Jewish NGOs will be among those pressing the European Union to focus on topics they deem more legitimate. They’ll also be networking with like-minded NGOs.

“While some groups try to bring as much harm and pain as possible to Israel, my job will be to build up a coalition among those who realize their agenda is being hijacked,” says Shimon Samuels, director for international relations for the Simon Wiesenthal Center."

To avert some of the rowdiness of Durban, U.N. diplomats decided to eliminate the NGO forum and hold this session at their secure Geneva campus.

Instead, activists will joust farther away to win hearts and minds.

Presumably drawing TV cameras will be a major anti-Israel demonstration — especially with the “International Jewish Anti-Zionist Network” a highly visible co-sponsor — and a “Warsaw to Gaza” event that links Israelis to Nazis.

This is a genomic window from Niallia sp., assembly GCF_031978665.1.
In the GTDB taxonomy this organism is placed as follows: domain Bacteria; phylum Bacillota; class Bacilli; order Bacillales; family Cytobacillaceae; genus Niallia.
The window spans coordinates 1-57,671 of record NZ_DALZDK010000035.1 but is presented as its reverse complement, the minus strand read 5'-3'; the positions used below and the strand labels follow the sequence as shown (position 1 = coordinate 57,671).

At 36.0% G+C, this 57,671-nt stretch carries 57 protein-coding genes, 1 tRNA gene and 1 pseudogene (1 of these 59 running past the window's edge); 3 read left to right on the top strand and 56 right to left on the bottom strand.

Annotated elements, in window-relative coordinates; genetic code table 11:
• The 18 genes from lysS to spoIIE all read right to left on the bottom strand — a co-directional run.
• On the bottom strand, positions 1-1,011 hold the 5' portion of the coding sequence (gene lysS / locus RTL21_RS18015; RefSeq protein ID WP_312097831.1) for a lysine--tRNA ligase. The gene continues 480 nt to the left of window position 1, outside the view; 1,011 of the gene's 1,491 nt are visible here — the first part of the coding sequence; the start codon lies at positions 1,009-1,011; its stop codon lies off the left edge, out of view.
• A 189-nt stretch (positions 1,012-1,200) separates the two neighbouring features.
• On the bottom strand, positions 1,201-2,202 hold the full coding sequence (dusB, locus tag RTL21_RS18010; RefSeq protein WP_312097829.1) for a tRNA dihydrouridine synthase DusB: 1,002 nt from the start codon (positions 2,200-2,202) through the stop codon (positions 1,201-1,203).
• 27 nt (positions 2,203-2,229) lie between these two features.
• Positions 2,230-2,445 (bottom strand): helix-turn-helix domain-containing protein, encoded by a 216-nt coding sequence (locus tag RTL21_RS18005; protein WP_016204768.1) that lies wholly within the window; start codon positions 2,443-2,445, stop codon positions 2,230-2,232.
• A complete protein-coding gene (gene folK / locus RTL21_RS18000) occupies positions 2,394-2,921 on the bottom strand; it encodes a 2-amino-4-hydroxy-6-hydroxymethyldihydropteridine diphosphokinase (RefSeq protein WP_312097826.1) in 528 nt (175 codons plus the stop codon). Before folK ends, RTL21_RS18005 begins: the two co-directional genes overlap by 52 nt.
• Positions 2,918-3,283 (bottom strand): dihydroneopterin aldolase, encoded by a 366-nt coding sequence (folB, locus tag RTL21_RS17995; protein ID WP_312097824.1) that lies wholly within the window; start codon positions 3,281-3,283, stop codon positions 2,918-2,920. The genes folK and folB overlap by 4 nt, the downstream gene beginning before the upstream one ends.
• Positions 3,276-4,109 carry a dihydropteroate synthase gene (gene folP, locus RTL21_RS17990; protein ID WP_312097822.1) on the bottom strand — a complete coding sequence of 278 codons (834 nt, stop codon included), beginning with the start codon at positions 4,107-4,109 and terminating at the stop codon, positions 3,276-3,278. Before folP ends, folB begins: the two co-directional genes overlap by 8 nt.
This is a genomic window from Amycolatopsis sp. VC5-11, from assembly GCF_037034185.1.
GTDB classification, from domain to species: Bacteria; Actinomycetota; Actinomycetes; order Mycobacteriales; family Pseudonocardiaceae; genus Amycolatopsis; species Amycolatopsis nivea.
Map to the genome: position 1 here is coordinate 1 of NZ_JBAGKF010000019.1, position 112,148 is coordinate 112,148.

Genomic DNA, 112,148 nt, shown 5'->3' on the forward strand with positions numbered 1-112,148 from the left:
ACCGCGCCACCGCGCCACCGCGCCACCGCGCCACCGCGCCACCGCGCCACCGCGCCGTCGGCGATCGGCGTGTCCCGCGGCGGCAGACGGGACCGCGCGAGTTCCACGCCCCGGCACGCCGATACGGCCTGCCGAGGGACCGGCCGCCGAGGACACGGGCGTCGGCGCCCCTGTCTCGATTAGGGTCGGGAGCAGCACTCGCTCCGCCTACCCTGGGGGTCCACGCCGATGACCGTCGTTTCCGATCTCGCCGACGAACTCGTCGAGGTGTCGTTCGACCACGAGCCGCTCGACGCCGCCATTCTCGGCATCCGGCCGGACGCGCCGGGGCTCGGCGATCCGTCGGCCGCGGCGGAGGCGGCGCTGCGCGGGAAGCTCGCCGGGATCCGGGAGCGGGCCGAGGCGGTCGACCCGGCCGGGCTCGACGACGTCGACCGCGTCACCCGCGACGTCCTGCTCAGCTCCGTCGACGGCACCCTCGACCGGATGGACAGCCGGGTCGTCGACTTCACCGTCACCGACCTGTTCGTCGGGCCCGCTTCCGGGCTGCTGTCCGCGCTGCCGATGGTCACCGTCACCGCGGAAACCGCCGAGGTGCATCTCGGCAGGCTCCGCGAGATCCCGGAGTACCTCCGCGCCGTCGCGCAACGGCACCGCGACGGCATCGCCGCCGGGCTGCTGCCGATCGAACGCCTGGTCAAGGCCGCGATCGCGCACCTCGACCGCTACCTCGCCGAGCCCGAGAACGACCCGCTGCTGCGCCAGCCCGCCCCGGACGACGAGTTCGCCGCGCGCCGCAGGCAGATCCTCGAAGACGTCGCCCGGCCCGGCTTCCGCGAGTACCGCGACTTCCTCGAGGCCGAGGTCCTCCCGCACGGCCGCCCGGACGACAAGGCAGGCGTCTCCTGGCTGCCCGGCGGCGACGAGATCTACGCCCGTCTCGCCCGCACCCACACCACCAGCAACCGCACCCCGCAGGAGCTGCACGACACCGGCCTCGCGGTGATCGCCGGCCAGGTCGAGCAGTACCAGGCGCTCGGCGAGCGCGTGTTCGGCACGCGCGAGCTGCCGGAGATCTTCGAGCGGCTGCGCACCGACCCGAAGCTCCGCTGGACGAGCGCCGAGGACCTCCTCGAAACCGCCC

Meanwhile, where Durban I was a milestone that launched a campaign against Israel similar to what aimed to dismantle Apartheid South Africa — the ongoing “Boycott, Divestment and Sanctions Movement” — Durban II will take the campaign one step further.

One organizer says leading legal minds — including several from apartheid-era South Africa — will huddle to figure out how to make the apartheid charge stick against Israel.

“Apartheid is already defined as a crime against humanity, but there’s not a lot of experience in taking it to court,” says Ingrid Gassner Jaradat, director of the Bethlehem-based BADIL Resource Center for Palestinian Residency and Refugee Rights. “If you strengthen the legal argument, educate and raise awareness, you also strengthen the efforts to prosecute this as a war crime.”